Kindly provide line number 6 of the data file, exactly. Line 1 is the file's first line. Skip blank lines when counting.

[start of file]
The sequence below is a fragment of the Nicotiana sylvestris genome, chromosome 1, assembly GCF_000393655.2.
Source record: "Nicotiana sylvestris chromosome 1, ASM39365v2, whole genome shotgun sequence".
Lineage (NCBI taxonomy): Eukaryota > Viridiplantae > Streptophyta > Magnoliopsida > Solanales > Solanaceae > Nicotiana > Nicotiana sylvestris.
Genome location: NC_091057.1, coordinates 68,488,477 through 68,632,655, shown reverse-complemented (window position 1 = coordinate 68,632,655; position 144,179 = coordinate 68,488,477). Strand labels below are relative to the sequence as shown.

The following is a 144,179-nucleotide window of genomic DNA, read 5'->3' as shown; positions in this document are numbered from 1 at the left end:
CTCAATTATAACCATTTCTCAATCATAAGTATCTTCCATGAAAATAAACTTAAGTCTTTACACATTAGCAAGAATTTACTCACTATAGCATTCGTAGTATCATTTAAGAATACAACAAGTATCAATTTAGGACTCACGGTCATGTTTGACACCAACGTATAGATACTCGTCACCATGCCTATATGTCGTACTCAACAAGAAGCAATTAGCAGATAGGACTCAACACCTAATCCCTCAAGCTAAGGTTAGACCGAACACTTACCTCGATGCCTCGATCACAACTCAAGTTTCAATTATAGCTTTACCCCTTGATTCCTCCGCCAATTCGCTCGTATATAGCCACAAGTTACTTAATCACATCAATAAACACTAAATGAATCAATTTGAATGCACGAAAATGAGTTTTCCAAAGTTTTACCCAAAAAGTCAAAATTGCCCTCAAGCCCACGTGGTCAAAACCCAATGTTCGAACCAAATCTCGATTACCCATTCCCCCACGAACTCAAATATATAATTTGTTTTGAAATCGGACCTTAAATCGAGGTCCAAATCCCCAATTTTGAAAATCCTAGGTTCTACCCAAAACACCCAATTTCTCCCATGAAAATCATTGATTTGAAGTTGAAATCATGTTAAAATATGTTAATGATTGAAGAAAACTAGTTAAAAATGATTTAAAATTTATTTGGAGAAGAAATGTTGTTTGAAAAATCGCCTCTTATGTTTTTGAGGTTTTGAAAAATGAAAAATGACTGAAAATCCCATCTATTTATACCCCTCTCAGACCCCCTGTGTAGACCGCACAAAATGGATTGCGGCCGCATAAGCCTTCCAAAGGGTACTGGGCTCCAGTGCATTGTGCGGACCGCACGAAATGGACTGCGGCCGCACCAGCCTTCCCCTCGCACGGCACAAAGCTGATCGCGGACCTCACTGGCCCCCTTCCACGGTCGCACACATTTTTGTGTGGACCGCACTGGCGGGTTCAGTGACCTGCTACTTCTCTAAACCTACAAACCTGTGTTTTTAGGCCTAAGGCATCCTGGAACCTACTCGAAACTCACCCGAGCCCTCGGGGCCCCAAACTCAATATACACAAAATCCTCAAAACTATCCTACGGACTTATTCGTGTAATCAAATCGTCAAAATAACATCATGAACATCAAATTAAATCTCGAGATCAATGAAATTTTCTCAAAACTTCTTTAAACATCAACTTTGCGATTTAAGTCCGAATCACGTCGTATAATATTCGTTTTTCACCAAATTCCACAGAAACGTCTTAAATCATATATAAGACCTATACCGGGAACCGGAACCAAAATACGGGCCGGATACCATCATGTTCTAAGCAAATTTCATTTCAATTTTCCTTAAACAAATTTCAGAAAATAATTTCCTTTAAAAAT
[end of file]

CTCAATTATAACCATTTCTCAATCATAAGTATCTTCCATGAAAATAAACTTAAGTCTTTACACATTAGCAAGAATTTACTCACTATAGCATTCGTAGTATCATTTAAGAATACAACAAGTATCAATTTAGGACTCACGGTCATGTTTGACACCAACGTATAGATACTCGTCACCATGCCTATATGTCGTACTCAACAAGAAGCAATTAGCAGATAGGACTCAACACCTAATCCCTCAAGCTAAGGTTAGACCGAACACTTACCTCGATGCCTCGATCACAACTCAAGTTTCAATTATAGCTTTACCCCTTGATTCCTCCGCCAATTCGCTCGTATATAGCCACAAGTTACTTAATCACATCAATAAACACTAAATGAATCAATTTGAATGCACGAAAATGAGTTTTCCAAAGTTTTACCCAAAAAGTCAAAATTGCCCTCAAGCCCACGTGGTCAAAACCCAATGTTCGAACCAAATCTCGATTACCCATTCCCCCACGAACTCAAATATATAATTTGTTTTGAAATCGGACCTTAAATCGAGGTCCAAATCCCCAATTTTGAAAATCCTAGGTTCTACCCAAAACACCCAATTTCTCCCATGAAAATCATTGATTTGAAGTTGAAATCATGTTAAAATATGTTAATGATTGAAGAAAACTAGTTAAAAATGATTTAAAATTTATTTGGAGAAGAAATGTTGTTTGAAAAATCGCCTCTTATGTTTTTGAGGTTTTGAAAAATGAAAAATGACTGAAAATCCCATCTATTTATACCCCTCTCAGACCCCCTGTGTAGACCGCACAAAATGGATTGCGGCCGCATAAGCCTTCCAAAGGGTACTGGGCTCCAGTGCATTGTGCGGACCGCACGAAATGGACTGCGGCCGCACCAGCCTTCCCCTCGCACGGCACAAAGCTGATCGCGGACCTCACTGGCCCCCTTCCACGGTCGCACACATTTTTGTGTGGACCGCACTGGCGGGTTCAGTGACCTGCTACTTCTCTAAACCTACAAACCTGTGTTTTTAGGCCTAAGGCATCCTGGAACCTACTCGAAACTCACCCGAGCCCTCGGGGCCCCAAACTCAATATACACAAAATCCTCAAAACTATCCTACGGACTTATTCGTGTAATCAAATCGTCAAAATAACATCATGAACATCAAATTAAATCTCGAGATCAATGAAATTTTCTCAAAACTTCTTTAAACATCAACTTTGCGATTTAAGTCCGAATCACGTCGTATAATATTCGTTTTTCACCAAATTCCACAGAAACGTCTTAAATCATATATAAGACCTATACCGGGAACCGGAACCAAAATACGGGCCGGATACCATCATGTTCTAAGCAAATTTCATTTCAATTTTCCTTAAACAAATTTCAGAAAATAATTTCCTTTAAAAAT